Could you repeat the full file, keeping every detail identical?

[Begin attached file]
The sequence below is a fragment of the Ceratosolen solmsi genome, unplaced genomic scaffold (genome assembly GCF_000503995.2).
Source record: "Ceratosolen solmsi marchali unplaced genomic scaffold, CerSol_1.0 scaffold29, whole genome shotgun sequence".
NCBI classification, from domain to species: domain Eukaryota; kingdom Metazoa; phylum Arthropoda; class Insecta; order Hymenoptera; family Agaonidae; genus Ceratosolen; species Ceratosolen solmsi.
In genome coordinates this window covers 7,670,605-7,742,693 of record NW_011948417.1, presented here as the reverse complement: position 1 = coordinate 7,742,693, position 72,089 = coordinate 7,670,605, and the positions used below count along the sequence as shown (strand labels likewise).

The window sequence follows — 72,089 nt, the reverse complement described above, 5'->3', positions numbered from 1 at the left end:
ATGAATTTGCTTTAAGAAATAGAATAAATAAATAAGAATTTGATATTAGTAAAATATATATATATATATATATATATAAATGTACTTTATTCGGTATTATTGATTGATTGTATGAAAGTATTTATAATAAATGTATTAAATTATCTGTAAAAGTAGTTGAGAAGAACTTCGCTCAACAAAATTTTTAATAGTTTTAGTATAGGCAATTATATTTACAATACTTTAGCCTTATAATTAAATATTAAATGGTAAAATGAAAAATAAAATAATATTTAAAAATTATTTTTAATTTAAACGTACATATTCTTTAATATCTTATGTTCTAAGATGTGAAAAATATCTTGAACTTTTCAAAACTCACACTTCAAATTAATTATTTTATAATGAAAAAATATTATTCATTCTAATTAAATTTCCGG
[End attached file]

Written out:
The sequence below is a fragment of the Ceratosolen solmsi genome, unplaced genomic scaffold (genome assembly GCF_000503995.2).
Source record: "Ceratosolen solmsi marchali unplaced genomic scaffold, CerSol_1.0 scaffold29, whole genome shotgun sequence".
NCBI classification, from domain to species: domain Eukaryota; kingdom Metazoa; phylum Arthropoda; class Insecta; order Hymenoptera; family Agaonidae; genus Ceratosolen; species Ceratosolen solmsi.
In genome coordinates this window covers 7,670,605-7,742,693 of record NW_011948417.1, presented here as the reverse complement: position 1 = coordinate 7,742,693, position 72,089 = coordinate 7,670,605, and the positions used below count along the sequence as shown (strand labels likewise).

The window sequence follows — 72,089 nt, the reverse complement described above, 5'->3', positions numbered from 1 at the left end:
ATGAATTTGCTTTAAGAAATAGAATAAATAAATAAGAATTTGATATTAGTAAAATATATATATATATATATATATATAAATGTACTTTATTCGGTATTATTGATTGATTGTATGAAAGTATTTATAATAAATGTATTAAATTATCTGTAAAAGTAGTTGAGAAGAACTTCGCTCAACAAAATTTTTAATAGTTTTAGTATAGGCAATTATATTTACAATACTTTAGCCTTATAATTAAATATTAAATGGTAAAATGAAAAATAAAATAATATTTAAAAATTATTTTTAATTTAAACGTACATATTCTTTAATATCTTATGTTCTAAGATGTGAAAAATATCTTGAACTTTTCAAAACTCACACTTCAAATTAATTATTTTATAATGAAAAAATATTATTCATTCTAATTAAATTTCCGG